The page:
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Elsie is a waitress at the Betsy Ross diner, living in a town that's dying after most of the brass mills have shut down. Add one Albanian line cook, fast-forward 17 years, and meet Luljeta, Elsie's daughter. In alternating chapters, and with prose that's the opposite of reserved, Aliu shares the story of a mother and daughter trying to escape their circumstances and find something better. It's a novel with a big personality and an even bigger heart. You will fall in love, and miss them deeply when it's over.
— Tyler Goodson
The American Dream exists but is on its last breath in Aliu’s debut novel Brass. There’s not much left in Waterbury, Connecticut after the brass factories left. There certainly aren’t fathers-for Elise whose dead-end waitress job rewards her with single-parent status or for her daughter Luljeta, haunted by the father who left seventeen years before. Aliu is a talented storyteller whose prose is beautiful and brusque, evoking the raw ache of want that lingers in each character.
— Rachel Watkins
"A fierce, big-hearted, unflinching debut"* novel about mothers and daughters, haves and have-nots, and the stark realities behind the American Dream*Celeste Ng, author of Little Fires Everywhere A waitress at the Betsy Ross Diner, Elsie hopes her nickel-and-dime tips will add up to a new life. Then she meets Bashkim, who is at once both worldly and na ve, a married man who left Albania to chase his dreams--and wound up working as a line cook in Waterbury, Connecticut. Back when the brass mills were still open, this bustling factory town drew one wave of immigrants after another. Now it's the place they can't seem to leave. Elsie, herself the granddaughter of Lithuanian immigrants, falls in love quickly, but when she learns that she's pregnant, Elsie can't help wondering where Bashkim's heart really lies, and what he'll do about the wife he left behind. Seventeen years later, headstrong and independent Luljeta receives a rejection letter from NYU and her first-ever suspension from school on the same day. Instead of striking out on her own in Manhattan, she's stuck in Connecticut with her mother, Elsie--a fate she refuses to accept. Wondering if the key to her future is unlocking the secrets of the past, Lulu decides to find out what exactly her mother has been hiding about the father she never knew. As she soon discovers, the truth is closer than she ever imagined. Told in equally gripping parallel narratives with biting wit and grace, Brass announces a fearless new voice with a timely, tender, and quintessentially American story. Praise for Brass "Lustrous . . . a tale alive with humor and gumption, of the knotty, needy bond between a mother and daughter . . . Brass] marks the arrival of a writer whose work will stand the test of time."--O: The Oprah Magazine "An exceptional debut novel, one that plumbs the notion of the American Dream while escaping the clich's that pursuit almost always brings with it . . . Xhenet] Aliu delivers a living, breathing portrait of places left behind."--The Boston Globe "The writing blazes on the page. . . . So much about the book is also extraordinarily timely, especially when it focuses on class and culture, and what they really mean."--San Francisco Chronicle "Aliu is witty and unsparing in her depiction of the town and its inhabitants, illustrating the granular realities of the struggle for class mobility."--The New Yorker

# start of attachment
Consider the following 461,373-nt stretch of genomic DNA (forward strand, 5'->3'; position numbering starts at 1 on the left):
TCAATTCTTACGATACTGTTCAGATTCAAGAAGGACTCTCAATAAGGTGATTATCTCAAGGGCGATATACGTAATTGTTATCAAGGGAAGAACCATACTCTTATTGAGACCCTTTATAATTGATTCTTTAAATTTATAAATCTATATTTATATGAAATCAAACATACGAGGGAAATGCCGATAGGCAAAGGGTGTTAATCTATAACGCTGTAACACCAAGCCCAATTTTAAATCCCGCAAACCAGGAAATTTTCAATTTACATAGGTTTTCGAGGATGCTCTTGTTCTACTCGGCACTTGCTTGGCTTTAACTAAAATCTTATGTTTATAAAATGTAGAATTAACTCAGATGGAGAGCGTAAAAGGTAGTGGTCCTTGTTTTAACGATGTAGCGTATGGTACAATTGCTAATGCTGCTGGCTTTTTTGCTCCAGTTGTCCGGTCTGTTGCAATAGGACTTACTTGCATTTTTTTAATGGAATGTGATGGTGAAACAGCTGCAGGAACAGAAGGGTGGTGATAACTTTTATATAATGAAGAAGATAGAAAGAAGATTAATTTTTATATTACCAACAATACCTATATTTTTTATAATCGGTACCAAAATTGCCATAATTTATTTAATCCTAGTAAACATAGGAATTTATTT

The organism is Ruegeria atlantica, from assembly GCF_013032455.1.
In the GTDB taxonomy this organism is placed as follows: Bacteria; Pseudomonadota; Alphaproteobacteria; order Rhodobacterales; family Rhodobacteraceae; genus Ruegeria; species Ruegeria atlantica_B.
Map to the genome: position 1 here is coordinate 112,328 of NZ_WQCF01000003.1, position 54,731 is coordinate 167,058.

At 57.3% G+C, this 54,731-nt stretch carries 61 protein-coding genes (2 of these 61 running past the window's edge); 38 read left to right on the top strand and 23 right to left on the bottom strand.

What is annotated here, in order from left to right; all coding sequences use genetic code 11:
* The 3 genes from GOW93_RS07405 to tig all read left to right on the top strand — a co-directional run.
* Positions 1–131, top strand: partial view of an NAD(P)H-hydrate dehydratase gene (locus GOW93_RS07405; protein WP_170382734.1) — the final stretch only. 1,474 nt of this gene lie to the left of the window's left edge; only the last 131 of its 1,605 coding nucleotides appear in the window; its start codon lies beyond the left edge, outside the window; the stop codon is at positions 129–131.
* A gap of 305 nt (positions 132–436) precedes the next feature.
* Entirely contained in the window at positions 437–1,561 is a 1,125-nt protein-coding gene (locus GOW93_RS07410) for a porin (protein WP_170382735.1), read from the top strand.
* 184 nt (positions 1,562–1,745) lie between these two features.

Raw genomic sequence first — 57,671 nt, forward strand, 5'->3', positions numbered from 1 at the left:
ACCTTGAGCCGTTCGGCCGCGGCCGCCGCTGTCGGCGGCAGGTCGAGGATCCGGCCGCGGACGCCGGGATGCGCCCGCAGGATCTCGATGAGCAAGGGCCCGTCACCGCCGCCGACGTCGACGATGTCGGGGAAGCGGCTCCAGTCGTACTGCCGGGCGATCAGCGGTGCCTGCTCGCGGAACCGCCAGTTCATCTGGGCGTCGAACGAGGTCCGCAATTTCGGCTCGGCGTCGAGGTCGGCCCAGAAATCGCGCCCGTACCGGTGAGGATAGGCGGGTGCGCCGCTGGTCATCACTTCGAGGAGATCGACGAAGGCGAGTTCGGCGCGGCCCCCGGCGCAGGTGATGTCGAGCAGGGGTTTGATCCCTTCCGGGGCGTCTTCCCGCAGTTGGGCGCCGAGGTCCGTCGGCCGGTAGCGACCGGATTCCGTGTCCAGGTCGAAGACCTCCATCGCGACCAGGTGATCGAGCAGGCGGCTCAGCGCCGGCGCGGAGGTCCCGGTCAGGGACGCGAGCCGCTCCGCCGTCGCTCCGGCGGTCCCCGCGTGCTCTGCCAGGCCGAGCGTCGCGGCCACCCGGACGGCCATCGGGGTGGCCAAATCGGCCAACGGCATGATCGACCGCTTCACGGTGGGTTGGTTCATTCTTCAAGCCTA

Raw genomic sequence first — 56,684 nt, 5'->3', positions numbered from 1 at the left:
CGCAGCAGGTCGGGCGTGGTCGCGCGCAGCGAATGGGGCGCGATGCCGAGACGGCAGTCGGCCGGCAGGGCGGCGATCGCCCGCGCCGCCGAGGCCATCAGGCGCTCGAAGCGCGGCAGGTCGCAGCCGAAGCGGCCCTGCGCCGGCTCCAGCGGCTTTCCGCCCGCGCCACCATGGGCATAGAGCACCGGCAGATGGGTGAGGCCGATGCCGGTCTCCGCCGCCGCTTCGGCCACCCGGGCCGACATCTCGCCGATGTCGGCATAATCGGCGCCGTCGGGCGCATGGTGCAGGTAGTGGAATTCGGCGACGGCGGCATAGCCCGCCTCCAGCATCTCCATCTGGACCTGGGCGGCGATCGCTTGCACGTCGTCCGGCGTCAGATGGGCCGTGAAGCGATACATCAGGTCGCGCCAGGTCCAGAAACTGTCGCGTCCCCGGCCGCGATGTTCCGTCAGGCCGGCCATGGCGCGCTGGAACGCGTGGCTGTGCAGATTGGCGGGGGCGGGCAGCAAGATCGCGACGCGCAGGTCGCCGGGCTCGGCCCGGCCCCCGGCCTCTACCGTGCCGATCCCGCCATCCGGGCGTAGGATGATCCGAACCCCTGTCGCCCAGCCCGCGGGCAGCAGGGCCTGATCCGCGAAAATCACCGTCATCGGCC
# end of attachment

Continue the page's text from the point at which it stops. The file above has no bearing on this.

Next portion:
About the Author
Xhenet Aliu's debut fiction collection, Domesticated Wild Things, and Other Stories, won the Prairie Schooner Book Prize in Fiction. Her stories and essays have appeared in Glimmer Train, The Barcelona Review, American Short Fiction, and elsewhere. She holds an MFA from the University of North Carolina Wilmington and an MLIS from The University of Alabama. A native of Waterbury, Connecticut, she was born to an Albanian father and a Lithuanian American mother. She now lives in Athens, Georgia, and works as an academic librarian.
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